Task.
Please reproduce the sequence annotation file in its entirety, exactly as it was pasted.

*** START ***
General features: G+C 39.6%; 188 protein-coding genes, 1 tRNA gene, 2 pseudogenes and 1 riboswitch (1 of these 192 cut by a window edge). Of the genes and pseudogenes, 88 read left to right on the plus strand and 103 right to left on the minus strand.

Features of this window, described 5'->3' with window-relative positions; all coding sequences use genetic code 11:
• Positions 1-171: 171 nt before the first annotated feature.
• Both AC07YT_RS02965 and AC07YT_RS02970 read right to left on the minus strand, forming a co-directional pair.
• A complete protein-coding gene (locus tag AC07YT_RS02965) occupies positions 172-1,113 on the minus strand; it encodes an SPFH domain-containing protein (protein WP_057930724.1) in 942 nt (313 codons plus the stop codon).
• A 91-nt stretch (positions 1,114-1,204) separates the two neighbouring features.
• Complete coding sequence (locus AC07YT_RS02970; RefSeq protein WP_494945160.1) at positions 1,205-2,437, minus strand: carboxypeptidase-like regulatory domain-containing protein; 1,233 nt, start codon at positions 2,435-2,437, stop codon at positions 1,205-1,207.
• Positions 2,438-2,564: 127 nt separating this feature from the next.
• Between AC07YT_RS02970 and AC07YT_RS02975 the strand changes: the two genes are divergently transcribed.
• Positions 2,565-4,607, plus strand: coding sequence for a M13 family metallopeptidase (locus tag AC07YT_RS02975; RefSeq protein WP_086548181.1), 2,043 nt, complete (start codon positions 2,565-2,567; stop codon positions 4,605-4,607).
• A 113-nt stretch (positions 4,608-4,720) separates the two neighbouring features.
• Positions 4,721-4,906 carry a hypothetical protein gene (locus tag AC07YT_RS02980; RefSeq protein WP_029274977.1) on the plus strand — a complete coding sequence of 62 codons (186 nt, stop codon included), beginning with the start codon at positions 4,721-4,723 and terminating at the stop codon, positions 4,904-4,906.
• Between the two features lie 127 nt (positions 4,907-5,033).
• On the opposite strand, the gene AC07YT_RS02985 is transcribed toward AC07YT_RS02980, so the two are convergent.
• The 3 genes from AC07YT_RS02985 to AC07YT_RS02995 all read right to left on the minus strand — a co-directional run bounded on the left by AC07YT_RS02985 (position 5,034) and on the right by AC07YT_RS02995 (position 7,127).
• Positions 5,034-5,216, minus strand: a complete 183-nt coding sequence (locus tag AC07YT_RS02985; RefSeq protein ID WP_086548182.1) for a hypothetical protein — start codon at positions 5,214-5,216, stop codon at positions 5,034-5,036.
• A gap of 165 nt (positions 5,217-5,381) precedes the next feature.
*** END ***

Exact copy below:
General features: G+C 39.6%; 188 protein-coding genes, 1 tRNA gene, 2 pseudogenes and 1 riboswitch (1 of these 192 cut by a window edge). Of the genes and pseudogenes, 88 read left to right on the plus strand and 103 right to left on the minus strand.

Features of this window, described 5'->3' with window-relative positions; all coding sequences use genetic code 11:
• Positions 1-171: 171 nt before the first annotated feature.
• Both AC07YT_RS02965 and AC07YT_RS02970 read right to left on the minus strand, forming a co-directional pair.
• A complete protein-coding gene (locus tag AC07YT_RS02965) occupies positions 172-1,113 on the minus strand; it encodes an SPFH domain-containing protein (protein WP_057930724.1) in 942 nt (313 codons plus the stop codon).
• A 91-nt stretch (positions 1,114-1,204) separates the two neighbouring features.
• Complete coding sequence (locus AC07YT_RS02970; RefSeq protein WP_494945160.1) at positions 1,205-2,437, minus strand: carboxypeptidase-like regulatory domain-containing protein; 1,233 nt, start codon at positions 2,435-2,437, stop codon at positions 1,205-1,207.
• Positions 2,438-2,564: 127 nt separating this feature from the next.
• Between AC07YT_RS02970 and AC07YT_RS02975 the strand changes: the two genes are divergently transcribed.
• Positions 2,565-4,607, plus strand: coding sequence for a M13 family metallopeptidase (locus tag AC07YT_RS02975; RefSeq protein WP_086548181.1), 2,043 nt, complete (start codon positions 2,565-2,567; stop codon positions 4,605-4,607).
• A 113-nt stretch (positions 4,608-4,720) separates the two neighbouring features.
• Positions 4,721-4,906 carry a hypothetical protein gene (locus tag AC07YT_RS02980; RefSeq protein WP_029274977.1) on the plus strand — a complete coding sequence of 62 codons (186 nt, stop codon included), beginning with the start codon at positions 4,721-4,723 and terminating at the stop codon, positions 4,904-4,906.
• Between the two features lie 127 nt (positions 4,907-5,033).
• On the opposite strand, the gene AC07YT_RS02985 is transcribed toward AC07YT_RS02980, so the two are convergent.
• The 3 genes from AC07YT_RS02985 to AC07YT_RS02995 all read right to left on the minus strand — a co-directional run bounded on the left by AC07YT_RS02985 (position 5,034) and on the right by AC07YT_RS02995 (position 7,127).
• Positions 5,034-5,216, minus strand: a complete 183-nt coding sequence (locus tag AC07YT_RS02985; RefSeq protein ID WP_086548182.1) for a hypothetical protein — start codon at positions 5,214-5,216, stop codon at positions 5,034-5,036.
• A gap of 165 nt (positions 5,217-5,381) precedes the next feature.